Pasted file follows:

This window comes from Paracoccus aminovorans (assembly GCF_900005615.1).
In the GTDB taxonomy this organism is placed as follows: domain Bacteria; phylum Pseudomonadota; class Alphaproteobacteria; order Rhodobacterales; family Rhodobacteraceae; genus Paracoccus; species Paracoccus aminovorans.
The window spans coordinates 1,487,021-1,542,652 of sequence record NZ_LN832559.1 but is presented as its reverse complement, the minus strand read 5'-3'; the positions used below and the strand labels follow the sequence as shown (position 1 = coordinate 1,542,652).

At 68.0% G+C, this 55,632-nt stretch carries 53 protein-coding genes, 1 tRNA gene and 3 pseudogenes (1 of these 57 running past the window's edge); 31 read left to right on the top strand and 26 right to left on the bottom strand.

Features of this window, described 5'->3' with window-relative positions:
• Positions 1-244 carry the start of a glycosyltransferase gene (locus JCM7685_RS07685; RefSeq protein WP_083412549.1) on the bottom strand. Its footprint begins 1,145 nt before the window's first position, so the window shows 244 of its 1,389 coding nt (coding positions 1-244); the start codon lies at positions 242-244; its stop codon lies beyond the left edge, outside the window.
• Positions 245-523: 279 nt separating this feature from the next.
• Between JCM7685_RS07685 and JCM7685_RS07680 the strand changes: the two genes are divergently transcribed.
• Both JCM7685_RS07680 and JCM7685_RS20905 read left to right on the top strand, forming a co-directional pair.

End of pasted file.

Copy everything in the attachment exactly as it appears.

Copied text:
This window comes from Paracoccus aminovorans (assembly GCF_900005615.1).
In the GTDB taxonomy this organism is placed as follows: domain Bacteria; phylum Pseudomonadota; class Alphaproteobacteria; order Rhodobacterales; family Rhodobacteraceae; genus Paracoccus; species Paracoccus aminovorans.
The window spans coordinates 1,487,021-1,542,652 of sequence record NZ_LN832559.1 but is presented as its reverse complement, the minus strand read 5'-3'; the positions used below and the strand labels follow the sequence as shown (position 1 = coordinate 1,542,652).

At 68.0% G+C, this 55,632-nt stretch carries 53 protein-coding genes, 1 tRNA gene and 3 pseudogenes (1 of these 57 running past the window's edge); 31 read left to right on the top strand and 26 right to left on the bottom strand.

Features of this window, described 5'->3' with window-relative positions:
• Positions 1-244 carry the start of a glycosyltransferase gene (locus JCM7685_RS07685; RefSeq protein WP_083412549.1) on the bottom strand. Its footprint begins 1,145 nt before the window's first position, so the window shows 244 of its 1,389 coding nt (coding positions 1-244); the start codon lies at positions 242-244; its stop codon lies beyond the left edge, outside the window.
• Positions 245-523: 279 nt separating this feature from the next.
• Between JCM7685_RS07685 and JCM7685_RS07680 the strand changes: the two genes are divergently transcribed.
• Both JCM7685_RS07680 and JCM7685_RS20905 read left to right on the top strand, forming a co-directional pair.